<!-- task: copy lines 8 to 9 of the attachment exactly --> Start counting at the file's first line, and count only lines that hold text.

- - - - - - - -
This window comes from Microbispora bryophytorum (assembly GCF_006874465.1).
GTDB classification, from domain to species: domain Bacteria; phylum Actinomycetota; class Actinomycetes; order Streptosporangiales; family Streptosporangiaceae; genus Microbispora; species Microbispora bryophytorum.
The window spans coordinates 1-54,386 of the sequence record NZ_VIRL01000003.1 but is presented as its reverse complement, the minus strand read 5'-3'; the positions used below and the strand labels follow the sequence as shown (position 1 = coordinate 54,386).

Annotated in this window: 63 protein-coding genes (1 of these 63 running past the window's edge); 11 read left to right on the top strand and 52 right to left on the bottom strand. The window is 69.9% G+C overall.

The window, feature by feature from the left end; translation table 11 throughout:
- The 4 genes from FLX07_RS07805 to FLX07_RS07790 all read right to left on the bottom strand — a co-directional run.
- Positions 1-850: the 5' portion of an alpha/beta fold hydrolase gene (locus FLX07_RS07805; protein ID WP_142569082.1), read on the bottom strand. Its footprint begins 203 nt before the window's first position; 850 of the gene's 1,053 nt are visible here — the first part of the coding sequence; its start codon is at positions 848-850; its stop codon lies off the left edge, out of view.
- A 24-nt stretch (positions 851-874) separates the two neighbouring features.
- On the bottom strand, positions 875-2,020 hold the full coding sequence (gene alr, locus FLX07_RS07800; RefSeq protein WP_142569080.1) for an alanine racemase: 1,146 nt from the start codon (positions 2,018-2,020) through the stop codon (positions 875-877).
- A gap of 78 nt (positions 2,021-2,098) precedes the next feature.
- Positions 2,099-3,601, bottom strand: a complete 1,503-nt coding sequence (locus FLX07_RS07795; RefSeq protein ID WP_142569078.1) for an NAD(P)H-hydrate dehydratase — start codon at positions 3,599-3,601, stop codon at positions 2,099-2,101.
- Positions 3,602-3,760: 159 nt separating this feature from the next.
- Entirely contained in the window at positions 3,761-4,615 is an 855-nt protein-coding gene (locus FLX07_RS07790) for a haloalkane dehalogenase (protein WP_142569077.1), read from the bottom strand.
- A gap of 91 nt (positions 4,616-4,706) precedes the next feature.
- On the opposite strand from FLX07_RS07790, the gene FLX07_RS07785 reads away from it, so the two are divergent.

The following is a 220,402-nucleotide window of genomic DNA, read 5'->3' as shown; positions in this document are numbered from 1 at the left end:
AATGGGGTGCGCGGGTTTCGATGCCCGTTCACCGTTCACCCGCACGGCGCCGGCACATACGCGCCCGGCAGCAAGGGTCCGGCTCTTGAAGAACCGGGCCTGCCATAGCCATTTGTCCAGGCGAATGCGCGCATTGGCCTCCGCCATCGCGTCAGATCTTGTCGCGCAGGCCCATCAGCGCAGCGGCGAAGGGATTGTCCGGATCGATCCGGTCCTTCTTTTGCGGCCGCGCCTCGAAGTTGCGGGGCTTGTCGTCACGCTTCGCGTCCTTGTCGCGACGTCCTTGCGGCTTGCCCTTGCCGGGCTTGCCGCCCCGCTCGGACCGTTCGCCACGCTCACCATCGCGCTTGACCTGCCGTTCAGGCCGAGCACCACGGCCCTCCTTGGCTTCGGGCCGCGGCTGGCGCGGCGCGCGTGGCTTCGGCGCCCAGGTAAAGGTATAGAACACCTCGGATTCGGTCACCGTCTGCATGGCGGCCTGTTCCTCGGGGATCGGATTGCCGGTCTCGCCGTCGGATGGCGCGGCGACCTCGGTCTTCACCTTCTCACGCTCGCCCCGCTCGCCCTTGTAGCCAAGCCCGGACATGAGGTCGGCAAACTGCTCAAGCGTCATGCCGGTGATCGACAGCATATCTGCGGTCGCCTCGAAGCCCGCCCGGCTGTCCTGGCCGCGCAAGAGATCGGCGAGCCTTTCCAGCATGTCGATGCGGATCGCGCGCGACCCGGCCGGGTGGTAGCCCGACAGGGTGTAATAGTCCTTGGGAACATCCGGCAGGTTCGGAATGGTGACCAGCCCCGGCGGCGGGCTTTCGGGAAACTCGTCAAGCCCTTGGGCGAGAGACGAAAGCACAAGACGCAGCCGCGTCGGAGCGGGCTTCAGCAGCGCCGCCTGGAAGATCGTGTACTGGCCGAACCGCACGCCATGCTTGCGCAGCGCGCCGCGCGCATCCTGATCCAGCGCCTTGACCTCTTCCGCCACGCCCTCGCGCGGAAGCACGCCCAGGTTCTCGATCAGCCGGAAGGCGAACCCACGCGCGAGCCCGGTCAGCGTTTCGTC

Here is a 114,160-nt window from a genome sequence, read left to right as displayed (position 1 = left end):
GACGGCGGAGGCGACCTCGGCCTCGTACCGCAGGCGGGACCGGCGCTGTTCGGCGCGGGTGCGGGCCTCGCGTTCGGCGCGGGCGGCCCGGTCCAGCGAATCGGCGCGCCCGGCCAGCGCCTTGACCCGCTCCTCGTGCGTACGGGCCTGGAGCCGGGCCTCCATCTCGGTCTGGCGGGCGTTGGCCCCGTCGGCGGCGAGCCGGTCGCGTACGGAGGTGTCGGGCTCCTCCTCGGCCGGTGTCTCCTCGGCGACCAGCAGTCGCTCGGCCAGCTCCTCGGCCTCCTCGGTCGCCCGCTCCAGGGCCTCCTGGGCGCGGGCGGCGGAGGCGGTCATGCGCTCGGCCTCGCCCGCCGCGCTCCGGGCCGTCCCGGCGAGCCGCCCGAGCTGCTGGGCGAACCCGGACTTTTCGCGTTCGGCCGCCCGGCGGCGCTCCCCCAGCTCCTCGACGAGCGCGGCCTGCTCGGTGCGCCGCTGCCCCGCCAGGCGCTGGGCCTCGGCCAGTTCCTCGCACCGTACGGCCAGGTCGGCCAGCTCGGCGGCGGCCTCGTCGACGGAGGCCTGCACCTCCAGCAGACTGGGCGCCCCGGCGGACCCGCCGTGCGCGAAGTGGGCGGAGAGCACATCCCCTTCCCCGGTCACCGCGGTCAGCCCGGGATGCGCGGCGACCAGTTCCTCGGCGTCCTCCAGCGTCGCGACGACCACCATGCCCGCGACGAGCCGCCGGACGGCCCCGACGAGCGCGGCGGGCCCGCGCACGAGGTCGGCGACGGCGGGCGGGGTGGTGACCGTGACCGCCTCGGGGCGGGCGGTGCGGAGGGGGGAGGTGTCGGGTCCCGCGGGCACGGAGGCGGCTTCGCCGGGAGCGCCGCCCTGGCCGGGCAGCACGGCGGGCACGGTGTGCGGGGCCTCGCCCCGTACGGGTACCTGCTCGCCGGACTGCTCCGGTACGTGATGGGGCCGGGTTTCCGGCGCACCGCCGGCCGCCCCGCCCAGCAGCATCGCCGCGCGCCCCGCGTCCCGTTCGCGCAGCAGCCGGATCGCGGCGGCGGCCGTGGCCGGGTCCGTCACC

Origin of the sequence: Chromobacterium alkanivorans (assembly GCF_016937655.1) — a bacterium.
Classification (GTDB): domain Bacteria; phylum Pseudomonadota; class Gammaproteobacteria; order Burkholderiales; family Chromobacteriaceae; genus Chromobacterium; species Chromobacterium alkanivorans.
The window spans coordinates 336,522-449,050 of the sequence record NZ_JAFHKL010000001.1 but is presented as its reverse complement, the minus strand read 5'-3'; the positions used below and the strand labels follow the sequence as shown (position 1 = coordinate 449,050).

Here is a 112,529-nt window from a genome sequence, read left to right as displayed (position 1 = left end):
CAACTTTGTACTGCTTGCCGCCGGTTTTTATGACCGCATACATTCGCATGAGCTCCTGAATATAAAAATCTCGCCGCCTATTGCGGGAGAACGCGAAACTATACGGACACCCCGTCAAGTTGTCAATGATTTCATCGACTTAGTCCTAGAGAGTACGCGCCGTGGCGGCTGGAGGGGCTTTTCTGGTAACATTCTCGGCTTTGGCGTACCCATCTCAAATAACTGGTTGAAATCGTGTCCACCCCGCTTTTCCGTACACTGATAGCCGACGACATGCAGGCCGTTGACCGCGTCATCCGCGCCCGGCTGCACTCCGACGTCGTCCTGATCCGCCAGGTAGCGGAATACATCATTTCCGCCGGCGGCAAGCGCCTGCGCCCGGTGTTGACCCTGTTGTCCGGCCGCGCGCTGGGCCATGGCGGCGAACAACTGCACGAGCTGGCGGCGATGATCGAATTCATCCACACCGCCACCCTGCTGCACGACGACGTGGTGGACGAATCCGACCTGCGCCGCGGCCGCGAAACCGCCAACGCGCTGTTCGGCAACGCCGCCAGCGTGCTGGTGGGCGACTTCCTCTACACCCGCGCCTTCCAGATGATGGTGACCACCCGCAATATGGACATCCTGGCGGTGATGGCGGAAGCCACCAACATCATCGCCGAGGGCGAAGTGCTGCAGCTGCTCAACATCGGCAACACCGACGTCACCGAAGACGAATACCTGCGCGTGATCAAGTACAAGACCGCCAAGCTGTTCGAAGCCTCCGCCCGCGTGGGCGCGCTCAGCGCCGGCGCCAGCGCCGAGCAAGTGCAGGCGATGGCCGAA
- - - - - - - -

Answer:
- A 24-nt stretch (positions 851-874) separates the two neighbouring features.
- On the bottom strand, positions 875-2,020 hold the full coding sequence (gene alr, locus FLX07_RS07800; RefSeq protein WP_142569080.1) for an alanine racemase: 1,146 nt from the start codon (positions 2,018-2,020) through the stop codon (positions 875-877).